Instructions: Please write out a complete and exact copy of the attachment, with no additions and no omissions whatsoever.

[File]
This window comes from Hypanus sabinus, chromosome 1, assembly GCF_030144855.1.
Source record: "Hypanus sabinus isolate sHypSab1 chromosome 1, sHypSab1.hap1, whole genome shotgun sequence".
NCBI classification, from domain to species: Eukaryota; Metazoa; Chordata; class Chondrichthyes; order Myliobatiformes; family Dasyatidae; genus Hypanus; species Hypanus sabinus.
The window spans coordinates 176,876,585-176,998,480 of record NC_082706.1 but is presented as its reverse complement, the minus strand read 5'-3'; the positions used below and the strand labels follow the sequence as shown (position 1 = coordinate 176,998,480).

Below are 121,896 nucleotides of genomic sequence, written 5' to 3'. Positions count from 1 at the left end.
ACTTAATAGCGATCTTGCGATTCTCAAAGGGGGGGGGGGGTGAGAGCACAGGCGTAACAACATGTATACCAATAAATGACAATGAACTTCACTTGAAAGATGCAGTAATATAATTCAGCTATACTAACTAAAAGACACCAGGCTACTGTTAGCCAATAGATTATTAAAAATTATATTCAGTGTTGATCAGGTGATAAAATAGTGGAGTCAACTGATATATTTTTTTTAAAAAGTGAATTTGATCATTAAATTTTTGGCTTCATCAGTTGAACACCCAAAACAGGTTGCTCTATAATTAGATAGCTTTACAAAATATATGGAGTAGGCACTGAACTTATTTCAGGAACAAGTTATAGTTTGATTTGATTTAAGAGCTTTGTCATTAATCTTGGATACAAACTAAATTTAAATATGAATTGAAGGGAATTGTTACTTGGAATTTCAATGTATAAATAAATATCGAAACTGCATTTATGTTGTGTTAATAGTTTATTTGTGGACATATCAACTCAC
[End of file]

This window comes from Hypanus sabinus, chromosome 1, assembly GCF_030144855.1.
Source record: "Hypanus sabinus isolate sHypSab1 chromosome 1, sHypSab1.hap1, whole genome shotgun sequence".
NCBI classification, from domain to species: Eukaryota; Metazoa; Chordata; class Chondrichthyes; order Myliobatiformes; family Dasyatidae; genus Hypanus; species Hypanus sabinus.
The window spans coordinates 176,876,585-176,998,480 of record NC_082706.1 but is presented as its reverse complement, the minus strand read 5'-3'; the positions used below and the strand labels follow the sequence as shown (position 1 = coordinate 176,998,480).

Below are 121,896 nucleotides of genomic sequence, written 5' to 3'. Positions count from 1 at the left end.
ACTTAATAGCGATCTTGCGATTCTCAAAGGGGGGGGGGGGTGAGAGCACAGGCGTAACAACATGTATACCAATAAATGACAATGAACTTCACTTGAAAGATGCAGTAATATAATTCAGCTATACTAACTAAAAGACACCAGGCTACTGTTAGCCAATAGATTATTAAAAATTATATTCAGTGTTGATCAGGTGATAAAATAGTGGAGTCAACTGATATATTTTTTTTAAAAAGTGAATTTGATCATTAAATTTTTGGCTTCATCAGTTGAACACCCAAAACAGGTTGCTCTATAATTAGATAGCTTTACAAAATATATGGAGTAGGCACTGAACTTATTTCAGGAACAAGTTATAGTTTGATTTGATTTAAGAGCTTTGTCATTAATCTTGGATACAAACTAAATTTAAATATGAATTGAAGGGAATTGTTACTTGGAATTTCAATGTATAAATAAATATCGAAACTGCATTTATGTTGTGTTAATAGTTTATTTGTGGACATATCAACTCAC